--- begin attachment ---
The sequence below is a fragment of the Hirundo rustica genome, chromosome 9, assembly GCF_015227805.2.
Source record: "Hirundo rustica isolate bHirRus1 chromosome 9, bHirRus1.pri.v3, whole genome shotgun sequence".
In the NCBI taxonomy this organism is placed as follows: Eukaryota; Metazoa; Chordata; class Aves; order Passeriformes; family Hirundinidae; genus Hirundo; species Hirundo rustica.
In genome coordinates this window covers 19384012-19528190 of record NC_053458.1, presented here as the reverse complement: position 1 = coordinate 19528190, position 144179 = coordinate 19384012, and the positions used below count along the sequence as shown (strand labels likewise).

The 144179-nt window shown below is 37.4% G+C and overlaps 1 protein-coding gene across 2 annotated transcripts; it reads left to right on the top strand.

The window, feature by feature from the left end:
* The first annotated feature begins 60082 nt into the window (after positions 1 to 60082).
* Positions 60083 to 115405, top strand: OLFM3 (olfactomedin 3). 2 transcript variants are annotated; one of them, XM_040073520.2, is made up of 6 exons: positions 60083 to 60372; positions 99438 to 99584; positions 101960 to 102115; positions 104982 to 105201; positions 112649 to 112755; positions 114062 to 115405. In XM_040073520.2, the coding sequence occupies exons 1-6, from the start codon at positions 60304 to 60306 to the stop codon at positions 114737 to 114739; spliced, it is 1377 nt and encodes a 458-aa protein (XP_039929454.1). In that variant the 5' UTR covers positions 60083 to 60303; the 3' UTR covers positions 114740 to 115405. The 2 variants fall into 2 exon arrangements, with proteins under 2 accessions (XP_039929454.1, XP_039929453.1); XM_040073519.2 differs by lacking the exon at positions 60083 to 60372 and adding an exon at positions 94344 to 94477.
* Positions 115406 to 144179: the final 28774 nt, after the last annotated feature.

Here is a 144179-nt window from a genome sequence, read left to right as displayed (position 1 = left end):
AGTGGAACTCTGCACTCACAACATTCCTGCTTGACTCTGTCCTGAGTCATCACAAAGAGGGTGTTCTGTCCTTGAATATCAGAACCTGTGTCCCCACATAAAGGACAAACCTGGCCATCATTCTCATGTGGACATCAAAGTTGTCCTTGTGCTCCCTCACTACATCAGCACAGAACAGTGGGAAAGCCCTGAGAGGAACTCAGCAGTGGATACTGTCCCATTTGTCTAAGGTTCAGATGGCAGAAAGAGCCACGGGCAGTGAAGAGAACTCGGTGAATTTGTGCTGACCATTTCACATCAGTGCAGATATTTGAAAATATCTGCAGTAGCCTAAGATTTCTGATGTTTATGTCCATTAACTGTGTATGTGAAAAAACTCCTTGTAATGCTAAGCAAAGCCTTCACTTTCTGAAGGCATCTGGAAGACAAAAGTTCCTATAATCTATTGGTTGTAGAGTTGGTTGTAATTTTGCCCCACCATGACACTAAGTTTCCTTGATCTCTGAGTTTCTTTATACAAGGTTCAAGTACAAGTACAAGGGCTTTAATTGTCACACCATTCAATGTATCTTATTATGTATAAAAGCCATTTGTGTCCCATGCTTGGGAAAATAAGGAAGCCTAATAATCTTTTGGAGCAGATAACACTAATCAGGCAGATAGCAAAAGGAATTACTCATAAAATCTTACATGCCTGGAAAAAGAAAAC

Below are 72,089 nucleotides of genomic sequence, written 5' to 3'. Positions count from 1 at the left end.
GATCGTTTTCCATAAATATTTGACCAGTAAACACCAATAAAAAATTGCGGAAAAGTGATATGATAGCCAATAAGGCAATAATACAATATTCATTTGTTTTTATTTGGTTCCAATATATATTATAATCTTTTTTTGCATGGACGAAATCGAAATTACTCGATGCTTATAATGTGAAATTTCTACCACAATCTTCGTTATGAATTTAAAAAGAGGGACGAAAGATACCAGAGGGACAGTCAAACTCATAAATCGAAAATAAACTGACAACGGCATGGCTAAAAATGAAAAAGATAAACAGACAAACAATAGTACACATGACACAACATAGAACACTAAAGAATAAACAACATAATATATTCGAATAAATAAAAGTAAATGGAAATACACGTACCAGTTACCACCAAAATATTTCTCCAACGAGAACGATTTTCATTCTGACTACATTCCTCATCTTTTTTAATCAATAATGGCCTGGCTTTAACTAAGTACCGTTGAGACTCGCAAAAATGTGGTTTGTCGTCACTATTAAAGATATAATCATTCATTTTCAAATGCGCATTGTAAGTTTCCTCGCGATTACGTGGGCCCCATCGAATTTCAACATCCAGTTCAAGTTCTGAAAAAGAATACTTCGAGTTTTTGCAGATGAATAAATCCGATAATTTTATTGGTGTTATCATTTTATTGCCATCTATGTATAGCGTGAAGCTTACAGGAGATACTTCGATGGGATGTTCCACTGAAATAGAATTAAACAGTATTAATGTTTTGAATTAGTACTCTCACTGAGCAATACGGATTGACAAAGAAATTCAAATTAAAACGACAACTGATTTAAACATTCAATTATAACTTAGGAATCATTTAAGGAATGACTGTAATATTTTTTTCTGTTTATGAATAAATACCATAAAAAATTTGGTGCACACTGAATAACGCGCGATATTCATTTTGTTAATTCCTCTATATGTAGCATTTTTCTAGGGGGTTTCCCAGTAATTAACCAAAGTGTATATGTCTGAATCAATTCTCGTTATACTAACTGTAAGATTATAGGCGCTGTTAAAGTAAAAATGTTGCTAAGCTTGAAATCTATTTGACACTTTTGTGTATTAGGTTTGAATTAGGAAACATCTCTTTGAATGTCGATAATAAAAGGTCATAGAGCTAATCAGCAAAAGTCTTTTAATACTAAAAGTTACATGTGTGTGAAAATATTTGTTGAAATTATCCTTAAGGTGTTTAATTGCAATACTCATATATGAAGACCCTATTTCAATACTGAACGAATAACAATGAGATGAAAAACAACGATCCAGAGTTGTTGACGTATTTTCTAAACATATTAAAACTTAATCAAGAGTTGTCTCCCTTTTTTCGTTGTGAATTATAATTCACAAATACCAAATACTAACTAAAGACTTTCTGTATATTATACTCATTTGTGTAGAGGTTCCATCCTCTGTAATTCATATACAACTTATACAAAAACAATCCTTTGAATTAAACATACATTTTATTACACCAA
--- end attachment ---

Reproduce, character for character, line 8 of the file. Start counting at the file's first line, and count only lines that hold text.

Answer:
* Positions 60083 to 115405, top strand: OLFM3 (olfactomedin 3). 2 transcript variants are annotated; one of them, XM_040073520.2, is made up of 6 exons: positions 60083 to 60372; positions 99438 to 99584; positions 101960 to 102115; positions 104982 to 105201; positions 112649 to 112755; positions 114062 to 115405. In XM_040073520.2, the coding sequence occupies exons 1-6, from the start codon at positions 60304 to 60306 to the stop codon at positions 114737 to 114739; spliced, it is 1377 nt and encodes a 458-aa protein (XP_039929454.1). In that variant the 5' UTR covers positions 60083 to 60303; the 3' UTR covers positions 114740 to 115405. The 2 variants fall into 2 exon arrangements, with proteins under 2 accessions (XP_039929454.1, XP_039929453.1); XM_040073519.2 differs by lacking the exon at positions 60083 to 60372 and adding an exon at positions 94344 to 94477.